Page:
But we know that postcode and the club you belong to doesn't necessarily guarantee the safety of women in those postcodes.
What primarily, fundamentally, drives family violence is violence against women by men.
And there can be no more graphic demonstration of power imbalance in this country, than the fact that at least 67 women this year have died at the hands of someone who said at one point or another that they loved them.
And I understand and I agree with the Government to the extent that changing attitudes and building respect is important, absolutely.
What's also important is the front line.
The people who are damaged now, cannot wait for generations of respect to filter through.
And I'm very conscious in talking to people from amongst your ranks who see the trauma of the survivors, the damage. I'm conscious you know far more about this than I.
But I'm also conscious this morning as I flew up here from Melbourne, I'm conscious that there will be thousands of other Australians, kids and mums, wondering:
'Am I still able to go to that same school?'
'Is he going to find out where I live?'
'Will I have some crazy, 250th text messages?'
'Do I have to fight with him about getting the school clothes dropped off when I've sent my child over there for a day or two?'
When they play those power games and don’t return it. One runner, not two. The uniforms unwashed.
Does this person - and there are thousands amongst us - in the coffee shop, or the supermarket aisle. Are they looking over their shoulder, just wondering, are they safe?
And the mums, they don't want their kids to have to move school.
In most cases they've had to leave home - the victim evicted, the abuser stays.
Looking for accommodation.
The child support system, time consuming beyond belief.
Trying to get the income you know is there, just a little bit. Because some abuser wants to use the child as a weapon to get back at the mother.
We know it happens.
And that can't wait for respect, for attitudes changing, as important as that is.
During the course of the day, thousands of our fellow Australians, will be trying to balance their job, search for accommodation, make sure their kids are ok, make sure that the legal system, they're keeping up with the paperwork, they've got to deal with different departments.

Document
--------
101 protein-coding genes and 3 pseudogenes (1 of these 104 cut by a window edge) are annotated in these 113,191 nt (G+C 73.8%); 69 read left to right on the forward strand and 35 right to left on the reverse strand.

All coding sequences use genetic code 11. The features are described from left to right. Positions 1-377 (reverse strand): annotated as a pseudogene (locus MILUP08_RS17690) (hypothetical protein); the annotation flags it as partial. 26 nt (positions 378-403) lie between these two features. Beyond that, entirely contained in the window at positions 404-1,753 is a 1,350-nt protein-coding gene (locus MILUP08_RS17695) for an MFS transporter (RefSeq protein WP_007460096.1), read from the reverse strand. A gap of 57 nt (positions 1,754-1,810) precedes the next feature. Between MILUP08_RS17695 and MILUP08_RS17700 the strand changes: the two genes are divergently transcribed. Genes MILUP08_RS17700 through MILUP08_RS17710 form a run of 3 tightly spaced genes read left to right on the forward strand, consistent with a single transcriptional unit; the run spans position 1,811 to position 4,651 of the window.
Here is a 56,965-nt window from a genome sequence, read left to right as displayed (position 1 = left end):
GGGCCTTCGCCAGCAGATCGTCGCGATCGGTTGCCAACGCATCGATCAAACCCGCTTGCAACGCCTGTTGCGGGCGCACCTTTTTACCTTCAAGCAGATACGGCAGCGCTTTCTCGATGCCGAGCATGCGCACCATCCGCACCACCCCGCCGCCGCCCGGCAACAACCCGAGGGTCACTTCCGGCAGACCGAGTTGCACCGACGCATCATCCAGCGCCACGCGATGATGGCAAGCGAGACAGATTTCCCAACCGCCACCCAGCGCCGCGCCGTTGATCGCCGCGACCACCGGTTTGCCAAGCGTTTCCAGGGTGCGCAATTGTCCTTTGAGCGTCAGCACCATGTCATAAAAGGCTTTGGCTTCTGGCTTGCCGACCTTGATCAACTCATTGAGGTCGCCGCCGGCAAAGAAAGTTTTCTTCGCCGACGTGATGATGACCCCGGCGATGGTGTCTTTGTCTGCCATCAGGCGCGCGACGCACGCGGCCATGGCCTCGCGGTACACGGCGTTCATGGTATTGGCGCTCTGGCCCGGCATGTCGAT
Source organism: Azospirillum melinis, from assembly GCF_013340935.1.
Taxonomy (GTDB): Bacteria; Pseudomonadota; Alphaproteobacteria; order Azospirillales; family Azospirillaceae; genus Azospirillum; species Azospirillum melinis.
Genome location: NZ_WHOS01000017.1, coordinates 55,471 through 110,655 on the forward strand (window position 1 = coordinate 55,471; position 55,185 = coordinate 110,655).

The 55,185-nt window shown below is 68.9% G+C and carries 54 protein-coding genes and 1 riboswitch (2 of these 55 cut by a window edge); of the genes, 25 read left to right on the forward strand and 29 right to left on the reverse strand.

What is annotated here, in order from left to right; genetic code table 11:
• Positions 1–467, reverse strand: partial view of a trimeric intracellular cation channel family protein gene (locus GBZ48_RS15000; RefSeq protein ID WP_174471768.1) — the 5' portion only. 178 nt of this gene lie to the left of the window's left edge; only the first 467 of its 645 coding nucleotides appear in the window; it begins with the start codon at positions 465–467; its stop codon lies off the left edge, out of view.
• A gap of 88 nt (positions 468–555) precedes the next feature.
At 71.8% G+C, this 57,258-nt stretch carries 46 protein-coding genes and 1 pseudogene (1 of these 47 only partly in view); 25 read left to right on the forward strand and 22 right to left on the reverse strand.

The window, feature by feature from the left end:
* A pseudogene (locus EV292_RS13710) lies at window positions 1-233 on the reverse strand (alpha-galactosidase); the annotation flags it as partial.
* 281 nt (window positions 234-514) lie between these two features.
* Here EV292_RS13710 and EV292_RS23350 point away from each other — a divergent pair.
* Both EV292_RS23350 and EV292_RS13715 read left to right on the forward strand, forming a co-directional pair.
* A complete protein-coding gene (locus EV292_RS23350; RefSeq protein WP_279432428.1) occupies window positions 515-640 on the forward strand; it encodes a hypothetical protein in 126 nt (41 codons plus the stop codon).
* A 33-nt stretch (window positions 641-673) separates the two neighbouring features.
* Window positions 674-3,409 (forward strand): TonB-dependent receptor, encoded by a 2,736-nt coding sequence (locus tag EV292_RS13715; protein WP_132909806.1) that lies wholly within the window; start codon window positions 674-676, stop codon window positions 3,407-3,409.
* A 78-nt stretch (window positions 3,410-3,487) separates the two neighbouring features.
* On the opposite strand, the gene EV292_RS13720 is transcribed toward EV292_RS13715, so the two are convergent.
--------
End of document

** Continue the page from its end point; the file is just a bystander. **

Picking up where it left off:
It all takes time.
And that is why when people say that the world is in turbulence and domestically the situations unsolvable, that is why I say to you that our case and our cause is as evergreen as it ever has been.
There are always new fights to have.
One of the best things, positively and hopefully we can do in this country is ensure that we tackle equality, income and power - and there's no better illustration of the optimistic case for Labor than the equal treatment of women.
And within that, there is no more important argument to be having now, than the case for domestic violence leave in the workplace.
I've got a bit of a roll-call on how you're going on it:
• QANTAS, Mission Australia and the Benevolent Society.
• ACOSS, NCOSS and the Women’s Legal Service New South Wales.
• Your very own Narelle Clay’s Southern Youth and Family Service.
These workplaces have family violence leave.
Not because it was simply given, but because it was asked for and argued for.
It's the great story of our safety net.
It wasn't just bestowed upon us miraculously by some patrician gentleman at the Melbourne Club.It was fought for.
And I'll bet, when you initially asked for it, someone said: "this is not a good idea".
You know the arguments, giving one of those thousands of women I spoke about, today, just a little less pressure on them.
I've never met a survivor of family violence who says: "Well, I'm doing it for the leave".That is the truth.
So when I hear, ill-informed, ignorant voices perpetuating the status quo and saying it's too prohibitive, it’s too controversial - I just sincerely hope that no-one in their family ever has to experience what some of the survivors you support go through.